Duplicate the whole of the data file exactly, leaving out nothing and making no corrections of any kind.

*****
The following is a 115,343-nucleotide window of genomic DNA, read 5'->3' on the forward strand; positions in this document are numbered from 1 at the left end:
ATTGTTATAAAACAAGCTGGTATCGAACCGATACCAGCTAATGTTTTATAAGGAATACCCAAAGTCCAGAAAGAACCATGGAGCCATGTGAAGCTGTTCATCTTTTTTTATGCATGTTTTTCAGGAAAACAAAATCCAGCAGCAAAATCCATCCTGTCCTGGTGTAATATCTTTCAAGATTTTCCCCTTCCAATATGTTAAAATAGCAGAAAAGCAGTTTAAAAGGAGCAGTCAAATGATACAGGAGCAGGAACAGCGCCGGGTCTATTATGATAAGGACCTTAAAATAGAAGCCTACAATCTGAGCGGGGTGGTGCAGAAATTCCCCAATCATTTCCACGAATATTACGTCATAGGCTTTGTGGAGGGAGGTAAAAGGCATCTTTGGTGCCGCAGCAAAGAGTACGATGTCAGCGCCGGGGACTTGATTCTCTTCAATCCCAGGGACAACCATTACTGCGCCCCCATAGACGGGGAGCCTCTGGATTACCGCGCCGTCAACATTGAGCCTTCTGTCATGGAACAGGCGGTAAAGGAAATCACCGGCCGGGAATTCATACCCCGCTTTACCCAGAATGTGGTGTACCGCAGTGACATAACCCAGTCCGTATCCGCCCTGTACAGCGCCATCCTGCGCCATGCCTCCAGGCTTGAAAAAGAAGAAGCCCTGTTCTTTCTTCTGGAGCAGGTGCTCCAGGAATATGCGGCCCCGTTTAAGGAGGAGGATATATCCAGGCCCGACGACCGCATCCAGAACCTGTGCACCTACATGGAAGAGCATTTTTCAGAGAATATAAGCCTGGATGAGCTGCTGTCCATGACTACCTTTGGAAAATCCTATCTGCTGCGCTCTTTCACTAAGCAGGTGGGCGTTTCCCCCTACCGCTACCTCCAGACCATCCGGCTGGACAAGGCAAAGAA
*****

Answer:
The following is a 115,343-nucleotide window of genomic DNA, read 5'->3' on the forward strand; positions in this document are numbered from 1 at the left end:
ATTGTTATAAAACAAGCTGGTATCGAACCGATACCAGCTAATGTTTTATAAGGAATACCCAAAGTCCAGAAAGAACCATGGAGCCATGTGAAGCTGTTCATCTTTTTTTATGCATGTTTTTCAGGAAAACAAAATCCAGCAGCAAAATCCATCCTGTCCTGGTGTAATATCTTTCAAGATTTTCCCCTTCCAATATGTTAAAATAGCAGAAAAGCAGTTTAAAAGGAGCAGTCAAATGATACAGGAGCAGGAACAGCGCCGGGTCTATTATGATAAGGACCTTAAAATAGAAGCCTACAATCTGAGCGGGGTGGTGCAGAAATTCCCCAATCATTTCCACGAATATTACGTCATAGGCTTTGTGGAGGGAGGTAAAAGGCATCTTTGGTGCCGCAGCAAAGAGTACGATGTCAGCGCCGGGGACTTGATTCTCTTCAATCCCAGGGACAACCATTACTGCGCCCCCATAGACGGGGAGCCTCTGGATTACCGCGCCGTCAACATTGAGCCTTCTGTCATGGAACAGGCGGTAAAGGAAATCACCGGCCGGGAATTCATACCCCGCTTTACCCAGAATGTGGTGTACCGCAGTGACATAACCCAGTCCGTATCCGCCCTGTACAGCGCCATCCTGCGCCATGCCTCCAGGCTTGAAAAAGAAGAAGCCCTGTTCTTTCTTCTGGAGCAGGTGCTCCAGGAATATGCGGCCCCGTTTAAGGAGGAGGATATATCCAGGCCCGACGACCGCATCCAGAACCTGTGCACCTACATGGAAGAGCATTTTTCAGAGAATATAAGCCTGGATGAGCTGCTGTCCATGACTACCTTTGGAAAATCCTATCTGCTGCGCTCTTTCACTAAGCAGGTGGGCGTTTCCCCCTACCGCTACCTCCAGACCATCCGGCTGGACAAGGCAAAGAA